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What Is a Hostile Work Environment?

A hostile work environment is a form of discrimination that can manifest in many forms, including bullying, harassment, and abuse. Helping Survivors provides informational resources to keep survivors of sexual assault and harassment informed of their rights. We also connect victims with skilled sexual assault and harassment attorneys who handle hostile work environment lawsuits head-on, fighting for victims of workplace harassment to receive the justice and compensation they deserve.

Survivor Advocate

Your workplace should be somewhere you feel safe and comfortable so you can do your job effectively. Most people enter the workplace expecting to build a healthy rapport with their coworkers, bolster their professional growth, and flourish in their careers.

Unfortunately, it’s not uncommon for a pattern of discriminatory behavior in the workplace to give rise to a hostile environment. The place where you’re supposed to feel competent, capable, and professional may become somewhere you feel degraded, bullied, or harassed due to discrimination based on protected characteristics like your race or sex. A hostile work environment can impact your mental health, your self-esteem, and, in extreme cases, your physical safety. Survivors of hostile work environment harassment often feel they are being pushed out of their jobs due to the discriminatory abuse in the workplace.

Learn about the law governing hostile work environments, including examples of behavior that may create them. Also, discover what you should do, what your legal options are, and who to contact if you’ve experienced a hostile work environment.

If you believe you have been the victim of a hostile workplace environment, Helping Survivors can connect you with attorneys to advise you about your rights and options.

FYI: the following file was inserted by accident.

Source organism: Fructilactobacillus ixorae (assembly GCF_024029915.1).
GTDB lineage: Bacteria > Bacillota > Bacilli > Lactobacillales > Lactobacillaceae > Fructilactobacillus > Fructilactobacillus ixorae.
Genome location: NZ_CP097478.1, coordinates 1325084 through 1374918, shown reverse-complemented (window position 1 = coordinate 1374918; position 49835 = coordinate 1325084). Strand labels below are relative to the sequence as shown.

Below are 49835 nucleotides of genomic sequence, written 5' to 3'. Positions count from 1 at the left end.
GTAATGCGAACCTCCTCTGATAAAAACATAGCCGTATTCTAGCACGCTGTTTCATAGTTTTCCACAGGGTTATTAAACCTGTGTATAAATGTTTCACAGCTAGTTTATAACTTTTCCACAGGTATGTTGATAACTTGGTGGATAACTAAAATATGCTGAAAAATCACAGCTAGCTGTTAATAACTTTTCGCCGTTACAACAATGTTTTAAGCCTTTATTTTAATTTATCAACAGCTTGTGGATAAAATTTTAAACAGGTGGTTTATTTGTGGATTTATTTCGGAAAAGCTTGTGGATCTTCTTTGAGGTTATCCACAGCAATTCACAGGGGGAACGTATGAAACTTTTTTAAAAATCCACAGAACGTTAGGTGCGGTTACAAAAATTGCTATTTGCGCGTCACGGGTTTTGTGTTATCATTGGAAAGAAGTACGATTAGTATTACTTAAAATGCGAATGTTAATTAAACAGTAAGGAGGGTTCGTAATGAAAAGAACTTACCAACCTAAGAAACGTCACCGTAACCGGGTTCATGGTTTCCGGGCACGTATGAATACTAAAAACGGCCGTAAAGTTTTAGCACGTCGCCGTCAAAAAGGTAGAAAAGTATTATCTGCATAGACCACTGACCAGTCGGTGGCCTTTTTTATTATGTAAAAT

What Is a Hostile Work Environment?

Under federal law, a hostile work environment is a form of workplace discrimination targeting employees based on protected characteristics like race, sex, or religion. 

The Equal Employment Opportunity Commission defines a hostile work environment as a pattern of harassing conduct “severe or pervasive enough to create a work environment that a reasonable person would consider intimidating, hostile, or abusive.”

Co-workers and managers are most commonly responsible for hostile work environments. However, hostile environments may result from conduct by others, including the employer’s agents, supervisors in other areas, and even non-employees. If an employee experiences regular harassment in the course of employment, it may constitute a hostile work environment, even if the perpetrator doesn’t work directly with the victim.

Importantly, petty insults, slight annoyances, and isolated incidents are usually insufficient to constitute a hostile work environment unless the behavior is extremely severe. A hostile work environment typically arises from a series of discriminatory incidents, which may occur over weeks, months, or even years.

Last Date Modified
May 15, 2024

Examples of Hostile Work Environment Behavior

Behavior constituting a hostile work environment can take many forms. Some examples of these behaviors include:

What To Do if You Believe You Are the Victim of a Hostile Work Environment

If you have been subjected to hostile work environment bullying or other harassment, there are several steps you can take to ensure the harassment is documented and reported.

First, keep a record of harassment or abuse as it occurs. Record the date of the incident, the details of what happened, the names of the people involved, and any workplace policies you know were violated. It may also be helpful to note where you were when the incident occurred and the names of any possible witnesses who could corroborate your story. 

If you feel safe doing so, tell the harasser to stop. The best way to do this is typically in writing via email, text message, or letter, so you have a written record of notifying the perpetrator that you considered the behavior hostile and wanted it to stop. If you want to communicate in person, bring a witness who can confirm you directly addressed the inappropriate behavior with the perpetrator.